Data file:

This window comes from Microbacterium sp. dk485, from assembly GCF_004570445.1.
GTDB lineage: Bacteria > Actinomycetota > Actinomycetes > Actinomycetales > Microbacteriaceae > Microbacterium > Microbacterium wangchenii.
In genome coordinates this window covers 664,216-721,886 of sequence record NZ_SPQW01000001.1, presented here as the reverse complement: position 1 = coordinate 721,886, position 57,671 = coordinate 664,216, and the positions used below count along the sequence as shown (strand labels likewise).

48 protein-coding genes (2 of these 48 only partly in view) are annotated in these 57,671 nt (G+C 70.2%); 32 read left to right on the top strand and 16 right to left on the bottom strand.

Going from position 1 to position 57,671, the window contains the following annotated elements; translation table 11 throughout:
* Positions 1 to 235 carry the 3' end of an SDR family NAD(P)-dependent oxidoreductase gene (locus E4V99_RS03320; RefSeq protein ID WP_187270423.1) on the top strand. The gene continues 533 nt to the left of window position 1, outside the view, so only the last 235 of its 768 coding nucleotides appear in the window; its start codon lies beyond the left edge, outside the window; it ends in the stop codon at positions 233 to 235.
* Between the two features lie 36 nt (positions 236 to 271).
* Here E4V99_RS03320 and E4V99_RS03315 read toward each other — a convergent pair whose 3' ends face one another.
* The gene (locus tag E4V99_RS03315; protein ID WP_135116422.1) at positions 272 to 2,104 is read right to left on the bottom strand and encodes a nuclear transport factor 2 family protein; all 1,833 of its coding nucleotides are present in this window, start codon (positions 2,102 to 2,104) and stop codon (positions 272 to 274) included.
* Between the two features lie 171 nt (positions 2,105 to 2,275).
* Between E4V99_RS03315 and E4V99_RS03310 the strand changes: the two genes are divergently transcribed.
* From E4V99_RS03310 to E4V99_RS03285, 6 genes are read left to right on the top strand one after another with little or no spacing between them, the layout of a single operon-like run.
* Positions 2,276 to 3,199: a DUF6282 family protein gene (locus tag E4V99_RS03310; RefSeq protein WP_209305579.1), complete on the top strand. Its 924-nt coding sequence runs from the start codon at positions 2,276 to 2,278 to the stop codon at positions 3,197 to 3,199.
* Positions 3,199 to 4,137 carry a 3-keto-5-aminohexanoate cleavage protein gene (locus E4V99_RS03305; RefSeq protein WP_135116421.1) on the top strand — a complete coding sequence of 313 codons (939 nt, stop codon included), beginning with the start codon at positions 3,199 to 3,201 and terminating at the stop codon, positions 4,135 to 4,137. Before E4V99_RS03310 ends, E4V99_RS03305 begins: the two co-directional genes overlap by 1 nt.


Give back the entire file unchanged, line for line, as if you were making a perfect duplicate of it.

This window comes from Microbacterium sp. dk485, from assembly GCF_004570445.1.
GTDB lineage: Bacteria > Actinomycetota > Actinomycetes > Actinomycetales > Microbacteriaceae > Microbacterium > Microbacterium wangchenii.
In genome coordinates this window covers 664,216-721,886 of sequence record NZ_SPQW01000001.1, presented here as the reverse complement: position 1 = coordinate 721,886, position 57,671 = coordinate 664,216, and the positions used below count along the sequence as shown (strand labels likewise).

48 protein-coding genes (2 of these 48 only partly in view) are annotated in these 57,671 nt (G+C 70.2%); 32 read left to right on the top strand and 16 right to left on the bottom strand.

Going from position 1 to position 57,671, the window contains the following annotated elements; translation table 11 throughout:
* Positions 1 to 235 carry the 3' end of an SDR family NAD(P)-dependent oxidoreductase gene (locus E4V99_RS03320; RefSeq protein ID WP_187270423.1) on the top strand. The gene continues 533 nt to the left of window position 1, outside the view, so only the last 235 of its 768 coding nucleotides appear in the window; its start codon lies beyond the left edge, outside the window; it ends in the stop codon at positions 233 to 235.
* Between the two features lie 36 nt (positions 236 to 271).
* Here E4V99_RS03320 and E4V99_RS03315 read toward each other — a convergent pair whose 3' ends face one another.
* The gene (locus tag E4V99_RS03315; protein ID WP_135116422.1) at positions 272 to 2,104 is read right to left on the bottom strand and encodes a nuclear transport factor 2 family protein; all 1,833 of its coding nucleotides are present in this window, start codon (positions 2,102 to 2,104) and stop codon (positions 272 to 274) included.
* Between the two features lie 171 nt (positions 2,105 to 2,275).
* Between E4V99_RS03315 and E4V99_RS03310 the strand changes: the two genes are divergently transcribed.
* From E4V99_RS03310 to E4V99_RS03285, 6 genes are read left to right on the top strand one after another with little or no spacing between them, the layout of a single operon-like run.
* Positions 2,276 to 3,199: a DUF6282 family protein gene (locus tag E4V99_RS03310; RefSeq protein WP_209305579.1), complete on the top strand. Its 924-nt coding sequence runs from the start codon at positions 2,276 to 2,278 to the stop codon at positions 3,197 to 3,199.
* Positions 3,199 to 4,137 carry a 3-keto-5-aminohexanoate cleavage protein gene (locus E4V99_RS03305; RefSeq protein WP_135116421.1) on the top strand — a complete coding sequence of 313 codons (939 nt, stop codon included), beginning with the start codon at positions 3,199 to 3,201 and terminating at the stop codon, positions 4,135 to 4,137. Before E4V99_RS03310 ends, E4V99_RS03305 begins: the two co-directional genes overlap by 1 nt.